If he’s healthy enough, Charlie Tilson will get the first crack at the everyday job in center field. Tilson, who missed the final two months of last season with a torn hamstring, is currently sidelined for 10 days with foot problems. Beyond Tilson, the White Sox have prospects Adam Engel and Jacob May with Cabrera slated to start in left field and Avisail Garcia pegged for right. Leury Garcia is also in the mix.

But there still appears to be a good shot for Bourjos to make the club and manager Rick Renteria likes his veteran presence for the young group. Bourjos has accrued six seasons of service time between the Phillies, Los Angeles Angels and St. Louis Cardinals.

“Bourjy has been around,” Renteria said. “He knows what it takes. He understands the little nuances of major-league camp and how we have so many players and we want to give them all a look. We want to see Bourjos, we want to see him out there.”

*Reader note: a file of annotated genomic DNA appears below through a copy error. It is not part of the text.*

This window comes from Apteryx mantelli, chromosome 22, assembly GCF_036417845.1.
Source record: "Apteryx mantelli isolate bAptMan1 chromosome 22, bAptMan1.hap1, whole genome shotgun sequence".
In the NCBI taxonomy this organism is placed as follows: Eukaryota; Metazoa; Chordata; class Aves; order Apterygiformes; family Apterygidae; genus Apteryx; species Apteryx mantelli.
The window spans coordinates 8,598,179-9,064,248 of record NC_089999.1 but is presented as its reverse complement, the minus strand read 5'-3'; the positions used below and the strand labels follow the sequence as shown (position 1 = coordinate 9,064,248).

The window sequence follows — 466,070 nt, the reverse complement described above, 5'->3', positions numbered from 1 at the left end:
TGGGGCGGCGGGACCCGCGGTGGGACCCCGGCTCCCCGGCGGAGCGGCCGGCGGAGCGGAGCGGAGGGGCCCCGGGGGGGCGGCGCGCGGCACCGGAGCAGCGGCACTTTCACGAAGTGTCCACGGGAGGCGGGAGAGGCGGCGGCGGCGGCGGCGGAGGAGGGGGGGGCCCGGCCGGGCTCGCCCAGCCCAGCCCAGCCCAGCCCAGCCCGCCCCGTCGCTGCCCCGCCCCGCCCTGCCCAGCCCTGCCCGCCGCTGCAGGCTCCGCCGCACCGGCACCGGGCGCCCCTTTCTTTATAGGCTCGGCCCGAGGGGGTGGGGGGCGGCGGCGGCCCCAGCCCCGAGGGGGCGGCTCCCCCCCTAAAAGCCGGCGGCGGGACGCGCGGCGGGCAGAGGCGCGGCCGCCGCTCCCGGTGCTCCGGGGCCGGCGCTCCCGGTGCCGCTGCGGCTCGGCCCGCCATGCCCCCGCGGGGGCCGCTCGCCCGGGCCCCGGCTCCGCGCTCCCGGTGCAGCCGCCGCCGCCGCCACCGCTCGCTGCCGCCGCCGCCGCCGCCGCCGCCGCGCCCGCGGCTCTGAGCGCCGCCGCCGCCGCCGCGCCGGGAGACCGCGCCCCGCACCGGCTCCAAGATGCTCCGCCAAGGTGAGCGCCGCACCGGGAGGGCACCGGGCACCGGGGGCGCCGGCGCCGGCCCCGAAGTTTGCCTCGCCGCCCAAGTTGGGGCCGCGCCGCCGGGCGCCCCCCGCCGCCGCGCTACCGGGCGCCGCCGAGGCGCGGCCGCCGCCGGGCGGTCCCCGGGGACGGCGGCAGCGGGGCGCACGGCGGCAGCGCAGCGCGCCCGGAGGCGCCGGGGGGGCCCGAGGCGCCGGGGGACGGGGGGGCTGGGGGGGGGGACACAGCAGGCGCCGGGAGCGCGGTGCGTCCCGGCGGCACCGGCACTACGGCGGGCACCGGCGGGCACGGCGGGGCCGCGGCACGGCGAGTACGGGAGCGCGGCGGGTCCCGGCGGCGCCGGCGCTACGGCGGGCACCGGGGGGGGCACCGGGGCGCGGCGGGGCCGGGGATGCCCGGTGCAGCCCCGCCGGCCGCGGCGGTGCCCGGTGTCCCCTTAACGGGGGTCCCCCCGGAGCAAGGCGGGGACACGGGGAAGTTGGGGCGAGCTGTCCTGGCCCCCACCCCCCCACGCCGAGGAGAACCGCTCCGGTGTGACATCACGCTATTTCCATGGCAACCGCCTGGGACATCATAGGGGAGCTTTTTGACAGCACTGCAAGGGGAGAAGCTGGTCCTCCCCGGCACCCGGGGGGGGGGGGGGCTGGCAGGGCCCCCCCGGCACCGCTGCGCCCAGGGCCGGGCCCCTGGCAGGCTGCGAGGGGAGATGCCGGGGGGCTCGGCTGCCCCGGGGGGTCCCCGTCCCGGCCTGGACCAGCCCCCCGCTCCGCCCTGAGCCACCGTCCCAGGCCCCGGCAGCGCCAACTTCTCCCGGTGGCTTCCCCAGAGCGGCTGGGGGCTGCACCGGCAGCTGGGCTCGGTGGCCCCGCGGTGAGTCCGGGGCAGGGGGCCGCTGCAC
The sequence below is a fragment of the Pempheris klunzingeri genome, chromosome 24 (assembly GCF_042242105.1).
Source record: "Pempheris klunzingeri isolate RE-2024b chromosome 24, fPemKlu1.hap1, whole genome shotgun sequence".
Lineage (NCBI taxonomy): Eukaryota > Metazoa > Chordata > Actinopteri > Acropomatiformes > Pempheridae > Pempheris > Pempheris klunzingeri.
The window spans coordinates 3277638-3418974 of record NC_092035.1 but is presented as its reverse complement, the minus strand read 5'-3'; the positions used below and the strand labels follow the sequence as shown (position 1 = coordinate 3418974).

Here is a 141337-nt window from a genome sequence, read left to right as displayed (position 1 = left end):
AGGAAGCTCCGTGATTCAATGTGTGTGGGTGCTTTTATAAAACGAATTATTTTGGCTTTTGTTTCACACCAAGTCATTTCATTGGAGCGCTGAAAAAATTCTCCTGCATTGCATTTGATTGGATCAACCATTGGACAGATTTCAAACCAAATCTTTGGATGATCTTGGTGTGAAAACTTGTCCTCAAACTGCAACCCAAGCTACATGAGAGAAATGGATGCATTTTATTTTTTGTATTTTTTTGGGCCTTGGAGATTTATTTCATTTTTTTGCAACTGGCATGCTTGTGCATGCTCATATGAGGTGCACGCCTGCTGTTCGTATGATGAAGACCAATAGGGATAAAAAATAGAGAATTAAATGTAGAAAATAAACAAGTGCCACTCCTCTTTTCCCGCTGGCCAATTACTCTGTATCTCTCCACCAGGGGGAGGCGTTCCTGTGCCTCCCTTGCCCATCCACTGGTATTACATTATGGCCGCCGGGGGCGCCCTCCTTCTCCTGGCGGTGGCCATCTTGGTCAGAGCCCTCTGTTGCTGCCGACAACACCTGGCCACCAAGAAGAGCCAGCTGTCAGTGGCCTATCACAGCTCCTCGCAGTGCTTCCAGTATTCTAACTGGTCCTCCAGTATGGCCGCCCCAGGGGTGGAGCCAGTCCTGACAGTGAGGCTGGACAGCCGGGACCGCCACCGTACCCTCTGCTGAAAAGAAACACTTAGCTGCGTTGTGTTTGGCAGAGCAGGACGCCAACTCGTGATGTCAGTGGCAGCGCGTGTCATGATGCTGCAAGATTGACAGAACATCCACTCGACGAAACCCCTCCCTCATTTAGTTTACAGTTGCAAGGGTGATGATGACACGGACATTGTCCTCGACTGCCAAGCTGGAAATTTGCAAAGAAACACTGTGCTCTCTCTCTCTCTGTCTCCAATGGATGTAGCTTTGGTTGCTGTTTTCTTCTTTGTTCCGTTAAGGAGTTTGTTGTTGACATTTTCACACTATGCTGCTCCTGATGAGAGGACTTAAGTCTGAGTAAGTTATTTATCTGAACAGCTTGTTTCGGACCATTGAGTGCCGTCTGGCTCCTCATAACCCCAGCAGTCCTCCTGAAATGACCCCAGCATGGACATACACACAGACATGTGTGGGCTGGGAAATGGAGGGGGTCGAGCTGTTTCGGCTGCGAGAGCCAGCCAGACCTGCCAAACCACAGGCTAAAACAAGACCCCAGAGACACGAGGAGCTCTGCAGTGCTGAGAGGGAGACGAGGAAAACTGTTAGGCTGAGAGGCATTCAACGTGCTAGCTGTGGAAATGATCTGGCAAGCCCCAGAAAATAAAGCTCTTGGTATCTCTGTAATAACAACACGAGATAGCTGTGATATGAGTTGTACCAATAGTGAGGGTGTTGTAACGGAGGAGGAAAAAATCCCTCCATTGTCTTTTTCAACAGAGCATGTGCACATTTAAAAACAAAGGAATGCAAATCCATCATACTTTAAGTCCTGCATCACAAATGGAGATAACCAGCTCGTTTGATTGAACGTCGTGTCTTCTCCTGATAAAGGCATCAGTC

Bourjos, who turns 30 in March, has an idea what he wants to do with his chance. A slick defensive outfielder, Bourjos wants to prove he’s a better hitter than his .243/.300/.382 slash line would suggest. He said it’s all about being relaxed.

“Offensively just slow everything down and not try to do too much,” Bourjos said. “I put a lot of pressure on myself and it hasn’t translated. I think last year I got in a spot where I just tried to relax in the batter’s box and let everything go and what happened happened. I had success with that.

“I now realize what that feels like and it doesn’t work. Just take a deep breath and be relaxed in the box and good things are going to happen.”

Gio, Geo and Gio: White Sox spring training has its own version of 'Who's on First?'

Gio, Geo and Gio: White Sox spring training has its own version of 'Who's on First?'

GLENDALE, Ariz. — Giovanni Soto pitched to Geovany Soto at White Sox camp on Monday morning, and the Internet loved it.